Since 2019, New York courts have been requiring parties and their attorneys to use alternative dispute resolution (ADR) for all litigation matters, including divorce. Mediation is one type of ADR wherein a neutral facilitator tries to help parties find a solution to their dispute saving themselves and the judicial system time and money. It is particularly helpful in divorce cases where the parties are often very emotional and may need to continue to deal with each other even after the divorce is final. As long as certain rules are followed, the parties’ mediated agreement will be accepted and enforced by the court. This is an important principle validated by Judge Richard A. Dollinger of the New York Supreme Court, Monroe County in Irizarry v. Hayes.
In that case, the judge eloquently explained the need for and benefits of mediation and why courts should enforce mediated agreements absent a substantial flaw in the process. Recognizing “the nascent ADR-friendly landscape of New York,” and the repeated terms of being fair-handed which were contained in the agreement, the Court gave its stamp of approval and refused to set it aside.
The Irizarry case involved a divorced spouse who several years after signing a mediated separation and property settlement agreement sought to contest it in court. The agreement was mediated by a non-attorney mediator and a single attorney was hired to prepare the agreement and divorce documents on behalf of both husband and wife. The court held that this arrangement by itself did not lead to a conclusion that the agreement was a result of overreaching or unconscionable.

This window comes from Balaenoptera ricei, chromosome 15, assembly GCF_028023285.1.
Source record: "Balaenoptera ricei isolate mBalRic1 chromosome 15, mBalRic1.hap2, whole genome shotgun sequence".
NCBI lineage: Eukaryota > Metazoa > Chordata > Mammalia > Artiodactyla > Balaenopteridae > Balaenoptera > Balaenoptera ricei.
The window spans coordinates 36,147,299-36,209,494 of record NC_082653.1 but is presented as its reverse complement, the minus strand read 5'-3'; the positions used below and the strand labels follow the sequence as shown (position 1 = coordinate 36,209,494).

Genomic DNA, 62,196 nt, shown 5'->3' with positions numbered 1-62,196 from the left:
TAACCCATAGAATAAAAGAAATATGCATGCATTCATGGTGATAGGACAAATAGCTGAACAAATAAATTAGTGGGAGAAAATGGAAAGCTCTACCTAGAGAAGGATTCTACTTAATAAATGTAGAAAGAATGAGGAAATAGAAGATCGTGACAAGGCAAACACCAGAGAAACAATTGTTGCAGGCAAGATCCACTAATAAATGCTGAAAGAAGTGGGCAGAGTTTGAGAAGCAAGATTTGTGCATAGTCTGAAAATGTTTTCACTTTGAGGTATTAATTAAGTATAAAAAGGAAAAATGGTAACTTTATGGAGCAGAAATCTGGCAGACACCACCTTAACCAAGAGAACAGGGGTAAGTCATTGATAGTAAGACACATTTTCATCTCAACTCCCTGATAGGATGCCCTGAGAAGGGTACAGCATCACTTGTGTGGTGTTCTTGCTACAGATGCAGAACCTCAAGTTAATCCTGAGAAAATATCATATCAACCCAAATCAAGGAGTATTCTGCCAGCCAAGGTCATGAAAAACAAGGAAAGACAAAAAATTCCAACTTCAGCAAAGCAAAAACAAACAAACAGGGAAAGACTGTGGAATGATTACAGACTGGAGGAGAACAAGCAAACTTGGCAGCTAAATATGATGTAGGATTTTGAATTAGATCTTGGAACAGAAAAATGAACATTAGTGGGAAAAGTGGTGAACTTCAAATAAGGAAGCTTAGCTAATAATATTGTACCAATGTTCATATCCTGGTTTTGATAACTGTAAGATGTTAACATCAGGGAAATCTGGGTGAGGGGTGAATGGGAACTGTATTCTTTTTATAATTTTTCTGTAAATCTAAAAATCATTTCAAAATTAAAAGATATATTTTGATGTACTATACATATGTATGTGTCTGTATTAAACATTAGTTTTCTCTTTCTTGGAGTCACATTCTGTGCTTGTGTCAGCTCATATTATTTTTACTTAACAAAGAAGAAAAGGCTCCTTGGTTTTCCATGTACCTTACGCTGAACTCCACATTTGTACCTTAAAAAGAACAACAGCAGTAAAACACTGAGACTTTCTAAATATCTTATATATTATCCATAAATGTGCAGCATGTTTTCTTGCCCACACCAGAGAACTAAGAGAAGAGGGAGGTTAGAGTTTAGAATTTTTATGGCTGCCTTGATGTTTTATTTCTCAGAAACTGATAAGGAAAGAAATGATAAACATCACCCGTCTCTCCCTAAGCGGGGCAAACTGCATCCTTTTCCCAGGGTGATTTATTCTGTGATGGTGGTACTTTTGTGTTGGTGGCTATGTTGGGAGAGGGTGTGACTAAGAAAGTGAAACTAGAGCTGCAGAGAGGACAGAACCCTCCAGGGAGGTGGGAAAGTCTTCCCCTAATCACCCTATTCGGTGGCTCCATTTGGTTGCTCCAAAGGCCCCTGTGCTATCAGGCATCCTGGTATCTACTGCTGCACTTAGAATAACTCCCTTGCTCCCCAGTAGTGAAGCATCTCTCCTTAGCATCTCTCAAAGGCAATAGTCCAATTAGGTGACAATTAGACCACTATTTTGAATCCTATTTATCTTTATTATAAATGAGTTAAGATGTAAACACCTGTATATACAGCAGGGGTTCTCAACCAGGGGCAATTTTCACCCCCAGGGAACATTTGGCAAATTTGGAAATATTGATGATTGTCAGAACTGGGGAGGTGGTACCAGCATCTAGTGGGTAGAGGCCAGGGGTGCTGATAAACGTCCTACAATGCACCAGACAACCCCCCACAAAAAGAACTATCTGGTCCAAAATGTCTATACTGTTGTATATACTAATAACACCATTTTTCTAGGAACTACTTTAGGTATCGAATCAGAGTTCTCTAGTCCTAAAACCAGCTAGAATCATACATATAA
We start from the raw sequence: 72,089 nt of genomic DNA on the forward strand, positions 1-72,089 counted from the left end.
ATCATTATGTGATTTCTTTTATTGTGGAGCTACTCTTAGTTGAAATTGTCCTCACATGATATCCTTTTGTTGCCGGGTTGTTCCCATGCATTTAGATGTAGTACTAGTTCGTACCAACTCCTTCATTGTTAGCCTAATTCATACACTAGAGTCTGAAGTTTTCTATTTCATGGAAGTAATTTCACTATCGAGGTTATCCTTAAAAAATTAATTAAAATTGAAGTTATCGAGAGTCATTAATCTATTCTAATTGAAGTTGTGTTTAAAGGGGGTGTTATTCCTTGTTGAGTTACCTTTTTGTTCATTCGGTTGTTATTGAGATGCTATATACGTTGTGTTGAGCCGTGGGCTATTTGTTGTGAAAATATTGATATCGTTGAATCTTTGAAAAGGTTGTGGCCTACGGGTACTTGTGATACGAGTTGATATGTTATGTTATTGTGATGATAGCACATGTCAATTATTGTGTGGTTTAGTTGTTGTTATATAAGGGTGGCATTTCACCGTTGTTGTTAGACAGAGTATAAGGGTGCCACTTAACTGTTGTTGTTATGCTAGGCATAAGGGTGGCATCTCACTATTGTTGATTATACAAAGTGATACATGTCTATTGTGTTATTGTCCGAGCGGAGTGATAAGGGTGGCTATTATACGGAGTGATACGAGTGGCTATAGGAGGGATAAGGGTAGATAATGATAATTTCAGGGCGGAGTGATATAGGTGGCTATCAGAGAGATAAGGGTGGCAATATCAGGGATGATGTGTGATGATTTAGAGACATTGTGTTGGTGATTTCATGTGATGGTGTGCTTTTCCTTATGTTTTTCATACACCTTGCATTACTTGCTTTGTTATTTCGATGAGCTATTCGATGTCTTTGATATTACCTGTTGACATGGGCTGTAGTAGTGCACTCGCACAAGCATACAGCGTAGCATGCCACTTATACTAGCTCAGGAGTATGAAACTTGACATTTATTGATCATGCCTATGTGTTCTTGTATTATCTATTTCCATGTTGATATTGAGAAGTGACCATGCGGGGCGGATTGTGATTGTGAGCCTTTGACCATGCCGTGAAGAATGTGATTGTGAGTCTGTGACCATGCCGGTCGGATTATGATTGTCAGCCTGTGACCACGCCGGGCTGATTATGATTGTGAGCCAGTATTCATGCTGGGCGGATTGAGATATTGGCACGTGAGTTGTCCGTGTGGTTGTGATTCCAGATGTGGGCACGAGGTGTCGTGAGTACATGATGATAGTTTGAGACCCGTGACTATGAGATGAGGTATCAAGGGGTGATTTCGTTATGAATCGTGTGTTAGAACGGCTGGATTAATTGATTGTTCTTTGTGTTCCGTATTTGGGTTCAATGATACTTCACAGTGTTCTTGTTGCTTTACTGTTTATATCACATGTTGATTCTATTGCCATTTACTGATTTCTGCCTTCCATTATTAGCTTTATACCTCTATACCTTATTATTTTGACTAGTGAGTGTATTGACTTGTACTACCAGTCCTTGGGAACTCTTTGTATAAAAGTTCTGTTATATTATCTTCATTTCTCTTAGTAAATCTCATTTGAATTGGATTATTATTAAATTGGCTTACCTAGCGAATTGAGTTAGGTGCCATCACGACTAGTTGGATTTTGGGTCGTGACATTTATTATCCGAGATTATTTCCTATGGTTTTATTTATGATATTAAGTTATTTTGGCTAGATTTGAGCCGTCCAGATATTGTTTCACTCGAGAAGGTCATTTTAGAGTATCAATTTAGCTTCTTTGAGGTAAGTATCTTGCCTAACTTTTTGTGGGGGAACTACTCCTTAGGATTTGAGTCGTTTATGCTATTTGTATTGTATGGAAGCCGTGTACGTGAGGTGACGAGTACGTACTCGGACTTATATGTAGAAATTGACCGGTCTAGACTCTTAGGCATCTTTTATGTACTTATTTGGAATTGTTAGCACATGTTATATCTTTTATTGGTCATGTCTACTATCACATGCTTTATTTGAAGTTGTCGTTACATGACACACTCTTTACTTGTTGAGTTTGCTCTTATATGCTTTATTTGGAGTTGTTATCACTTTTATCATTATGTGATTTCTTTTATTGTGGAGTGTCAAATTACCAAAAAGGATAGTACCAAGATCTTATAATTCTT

Importantly, the mediator in the case repeatedly encouraged the parties to retain their own attorneys to advise them regarding the terms and conditions of the agreement before signing it. Both parties also acknowledged in writing that they had an opportunity to seek the advice of independent legal counsel and other professionals, such as financial planners and tax advisors and that they were entering this agreement of their own free will. The document they signed also provided that the parties “fully understood that by this Agreement each is giving up substantial property rights which each would otherwise acquire during the marriage and in spite of that effect, each freely and voluntarily enters this agreement.”
In refusing to set the agreement aside, the judge reiterated that New York courts have adopted a statewide “presumptive mediation” stance in matrimonial cases, meaning that generally, mediated agreements should be upheld. He noted the benefits of mediation, including reducing the time and costs associated with divorce, encouraging parties to cooperate, and inspiring long-term compliance by the parties. He further stated that mediation is “a reasonable process for cost-conscious couple[s], seeking an alternative to lengthy and expensive litigation to end their marriage.” As a result, courts should enforce a mediated agreement in divorce unless there is “clear and convincing evidence of a substantial flaw in the process,” such as a complete failure of financial disclosure, evidence of coercive tactics by a spouse, a biased mediator, or a participant’s continual complaints during the process.
This judge’s recognition of the benefits of a non-litigation approach to divorce is an important signal to divorcing couples that the landscape has changed. As Judge Dollinger stated, “Mediation is not a wave of the future. It is … a bedrock of today’s dispute resolution process: A reasonable process … seeking an alternative to lengthy and expensive litigation to end … a marriage.”
While this case involved mediation, the same rationale applies to the collaborative divorce process. In many ways, collaborative divorce even improves on mediation because the parties are represented by their own attorneys throughout the process. In addition, they have a team of neutral financial and mental health experts available to assist in making well-informed decisions.
Both mediation and collaborative divorce provide a necessary and reasonable means to end a marriage. As the Divorce Sherpa, I help clients determine what is the best path for them. Contact me for a consultation today.